Healthcare has a way of propping things up just to let them fall. We see things come and go all the time. The latest incumbent to stand on this precarious platform is the Medicare Advantage plan.
The big winners of the Affordable Care Act, Medicare Advantage plans were touted to embody everything right about risk in medicine. Each payer would bid for a regional MA contract, determine how much risk to absorb, and monitor the quality metrics to ensure the risk taken matched the projected clinical outcomes. It seemed like the perfect combination of socialistic compassion and capitalistic enterprise – until it proved otherwise.
At the start of 2021, we saw a trickle of articles reveal how MA plans encouraged physicians to overbill by documenting in excess of the care provided. They noted how MA plans coached physicians to code for more diagnoses to generate more revenue: legitimizing this practice through buzzwords like ‘coding density’.
As the year went on, we saw more articles show how MA plans turned coding and billing into a game that balances the desire for overpayments with the risk of healthcare billing fraud.
Officials have known as early as 2019 that some MA plans overbilled the government by exaggerating how sick their patients were or by billing for treating serious medical conditions they cannot prove their patients had. By the end of that year, it was estimated that MA plans were billing in excess of 30 billion dollars. Yet little was done.
Admittedly, the pandemic had a lot to do with the lack of action. Now that we are passed the acute phase of the pandemic, officials are turning their attention back to this problem of overpayment.
According to MedPAC, a government watchdog panel, the federal government incurred 12 billion dollars in “excess payments” to Medicare Advantage plans in 2020. MedPAC projected the figure will swell to 16 billion dollars in 2021 (calculations typically lag behind a year), which is already over half of all the overpayments incurred in the previous decade leading up to 2019. Clearly, MA plans used the pandemic as an excuse to push overbilling into overdrive.
Now it seems the MA gravy train is at least slowing. Public perception of MA plans is shifting away from the belief that they represent the future of healthcare delivery to a more grounded understanding that they represent one of many insurance options available.
If we trace the arc of MA plans’ popularity from their evolutionary explosion at the onset of the Affordable Care Act to the present day, then we would conclude we are either at the peak of or just beyond it. This isn’t some half-baked speculation either. There’s a logic to this prediction, and it’s based on trends seen in the past.
Remember HMO’s (Health Maintenance Organizations)? They were all the rage back in the 70s and 80s, just like MA plans are right now. The idea originated with Dr. Paul Ellwood, a pediatric neurologist turned health policy visionary and reformer. He conceived of a self-regulating health care system that aligned physician incentives with patient interests. Sound familiar?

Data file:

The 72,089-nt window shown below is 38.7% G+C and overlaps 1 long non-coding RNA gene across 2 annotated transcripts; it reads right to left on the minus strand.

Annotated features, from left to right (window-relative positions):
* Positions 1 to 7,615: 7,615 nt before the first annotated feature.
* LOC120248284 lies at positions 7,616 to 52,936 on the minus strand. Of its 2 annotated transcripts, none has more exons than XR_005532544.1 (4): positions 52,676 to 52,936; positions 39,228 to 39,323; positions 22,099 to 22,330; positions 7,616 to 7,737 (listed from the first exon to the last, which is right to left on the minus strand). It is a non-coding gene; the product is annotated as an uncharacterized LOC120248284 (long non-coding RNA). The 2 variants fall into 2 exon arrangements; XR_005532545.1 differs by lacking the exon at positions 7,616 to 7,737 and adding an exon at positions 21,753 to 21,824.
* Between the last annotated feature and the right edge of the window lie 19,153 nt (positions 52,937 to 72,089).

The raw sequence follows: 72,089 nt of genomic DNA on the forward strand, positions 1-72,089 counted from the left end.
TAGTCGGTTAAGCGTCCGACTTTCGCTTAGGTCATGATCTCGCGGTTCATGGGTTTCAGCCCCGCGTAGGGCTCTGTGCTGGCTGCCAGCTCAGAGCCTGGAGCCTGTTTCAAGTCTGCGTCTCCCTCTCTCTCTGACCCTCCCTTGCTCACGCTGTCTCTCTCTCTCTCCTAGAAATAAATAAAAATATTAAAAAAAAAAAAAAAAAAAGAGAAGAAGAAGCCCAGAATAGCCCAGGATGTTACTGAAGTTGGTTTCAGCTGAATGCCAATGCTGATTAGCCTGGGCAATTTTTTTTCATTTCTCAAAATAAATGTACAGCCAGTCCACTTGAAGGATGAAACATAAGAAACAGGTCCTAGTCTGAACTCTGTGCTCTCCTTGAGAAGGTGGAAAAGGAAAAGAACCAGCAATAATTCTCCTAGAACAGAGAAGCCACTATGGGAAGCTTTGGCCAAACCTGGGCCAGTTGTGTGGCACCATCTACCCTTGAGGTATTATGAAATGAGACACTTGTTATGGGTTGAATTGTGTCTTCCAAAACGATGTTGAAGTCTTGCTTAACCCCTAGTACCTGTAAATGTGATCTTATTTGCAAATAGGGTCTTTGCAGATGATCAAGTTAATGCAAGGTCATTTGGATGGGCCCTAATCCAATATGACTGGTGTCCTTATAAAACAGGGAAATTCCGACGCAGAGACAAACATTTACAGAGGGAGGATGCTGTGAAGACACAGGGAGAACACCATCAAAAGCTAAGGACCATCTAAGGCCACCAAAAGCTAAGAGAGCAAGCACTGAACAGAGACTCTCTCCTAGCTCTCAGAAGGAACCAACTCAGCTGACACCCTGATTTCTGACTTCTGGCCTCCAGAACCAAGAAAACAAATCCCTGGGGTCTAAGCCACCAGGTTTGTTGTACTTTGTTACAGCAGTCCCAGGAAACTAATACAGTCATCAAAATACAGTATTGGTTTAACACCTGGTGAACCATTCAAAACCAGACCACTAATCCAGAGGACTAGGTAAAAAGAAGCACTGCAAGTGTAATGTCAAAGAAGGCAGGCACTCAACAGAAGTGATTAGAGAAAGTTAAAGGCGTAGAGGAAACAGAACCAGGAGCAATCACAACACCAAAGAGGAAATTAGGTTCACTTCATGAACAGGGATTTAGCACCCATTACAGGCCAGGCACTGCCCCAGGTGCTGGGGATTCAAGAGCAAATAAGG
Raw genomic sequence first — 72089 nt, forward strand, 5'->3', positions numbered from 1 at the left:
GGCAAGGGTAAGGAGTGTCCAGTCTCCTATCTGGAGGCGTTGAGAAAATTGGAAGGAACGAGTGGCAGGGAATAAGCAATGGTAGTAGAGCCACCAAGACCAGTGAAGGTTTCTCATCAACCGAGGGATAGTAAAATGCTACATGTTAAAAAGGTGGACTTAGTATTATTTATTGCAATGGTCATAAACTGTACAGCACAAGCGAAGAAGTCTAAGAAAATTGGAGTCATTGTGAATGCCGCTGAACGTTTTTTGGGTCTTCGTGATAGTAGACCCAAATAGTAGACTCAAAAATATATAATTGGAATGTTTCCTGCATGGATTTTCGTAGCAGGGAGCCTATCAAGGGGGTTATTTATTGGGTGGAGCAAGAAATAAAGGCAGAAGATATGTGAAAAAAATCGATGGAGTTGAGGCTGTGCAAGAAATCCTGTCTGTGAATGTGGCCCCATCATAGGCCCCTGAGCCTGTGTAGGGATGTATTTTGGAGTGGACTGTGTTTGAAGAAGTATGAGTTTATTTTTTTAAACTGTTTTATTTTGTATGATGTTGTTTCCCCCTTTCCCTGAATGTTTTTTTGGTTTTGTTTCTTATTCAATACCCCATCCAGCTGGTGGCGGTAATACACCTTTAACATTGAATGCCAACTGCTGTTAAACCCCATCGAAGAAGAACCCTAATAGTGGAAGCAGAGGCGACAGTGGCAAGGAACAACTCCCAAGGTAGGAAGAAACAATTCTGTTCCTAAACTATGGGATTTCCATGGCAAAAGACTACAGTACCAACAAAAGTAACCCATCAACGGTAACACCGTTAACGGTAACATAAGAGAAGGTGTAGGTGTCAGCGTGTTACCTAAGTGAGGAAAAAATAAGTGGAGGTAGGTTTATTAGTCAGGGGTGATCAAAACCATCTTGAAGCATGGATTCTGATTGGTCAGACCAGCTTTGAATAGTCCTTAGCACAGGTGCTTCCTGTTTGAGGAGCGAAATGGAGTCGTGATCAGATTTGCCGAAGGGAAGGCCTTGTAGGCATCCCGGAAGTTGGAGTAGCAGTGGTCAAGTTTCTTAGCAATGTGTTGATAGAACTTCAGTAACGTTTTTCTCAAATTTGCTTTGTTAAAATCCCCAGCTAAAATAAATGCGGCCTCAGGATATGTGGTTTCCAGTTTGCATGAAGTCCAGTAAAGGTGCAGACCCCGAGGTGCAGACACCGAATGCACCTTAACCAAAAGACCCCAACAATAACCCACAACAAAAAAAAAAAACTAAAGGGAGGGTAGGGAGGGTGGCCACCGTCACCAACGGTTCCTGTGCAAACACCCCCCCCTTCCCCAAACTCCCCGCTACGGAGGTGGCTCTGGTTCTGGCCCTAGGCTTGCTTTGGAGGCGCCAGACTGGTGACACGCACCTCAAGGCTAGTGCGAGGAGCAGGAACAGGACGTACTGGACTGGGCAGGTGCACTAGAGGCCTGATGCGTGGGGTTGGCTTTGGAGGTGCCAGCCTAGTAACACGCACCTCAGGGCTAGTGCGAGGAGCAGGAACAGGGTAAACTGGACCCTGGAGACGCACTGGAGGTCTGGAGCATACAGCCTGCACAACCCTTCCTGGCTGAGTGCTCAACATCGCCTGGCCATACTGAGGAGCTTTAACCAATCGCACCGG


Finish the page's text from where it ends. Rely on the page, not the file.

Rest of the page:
Dr. Ellwood created the first of many integrated delivery systems built on a core of a multi-specialty group practice that linked to hospitals, labs, and pharmacies. The integration allowed Dr. Ellwood to benchmark a fixed reimbursement for care provided throughout the system, with additional profit garnered through lower costs of care. The model required a significant amount of capital as prepayment, but the risk premium came from keeping costs low. It was capitation before we reintroduced the term in the Affordable Care Act. The idea being that by replacing fee-for-service payments with a per capita prepayment, doctors would have an incentive to keep people healthy and to solve their medical problems in less costly ways. Sound familiar?
Of course it does, because conceptually, these models are all the same. Whether the plan is called an ACO, HMO, or MA, the framework is the same: benchmark care delivery with some degree of financial risk. The problem is that payouts don’t align with the delivery of clinical care, just like the quality of a sporting event can’t be determined by the final score.
We think we can match them up, so we concoct fancy financial models to do just that, but we’re consistently wrong. Somehow, somewhere along the way, the compensation veers off. In the heyday of HMOs, we saw a slew of plans fail to cover their expenses and fold. Today, we see a host of venture backed MA payers feast on Medicare dollars like gluttons at a buffet.
The scenarios may appear different, but they all originate from the same cognitive error: we erroneously believe healthcare is an outcome when it is an ongoing series of decisions and behaviors that manifest over time. The clinical metrics measured are wrong because they oversimplify patient care into an outcome.
So, of course we’ll be off financially. The thing is: we’ll likely never learn our lesson. So after we move on from this infatuation with MA plans, we’ll find another innovation that we’ll mint as the savior of healthcare. We’ll prop it up and glamorize it, only to let it fall, just like all the other models before.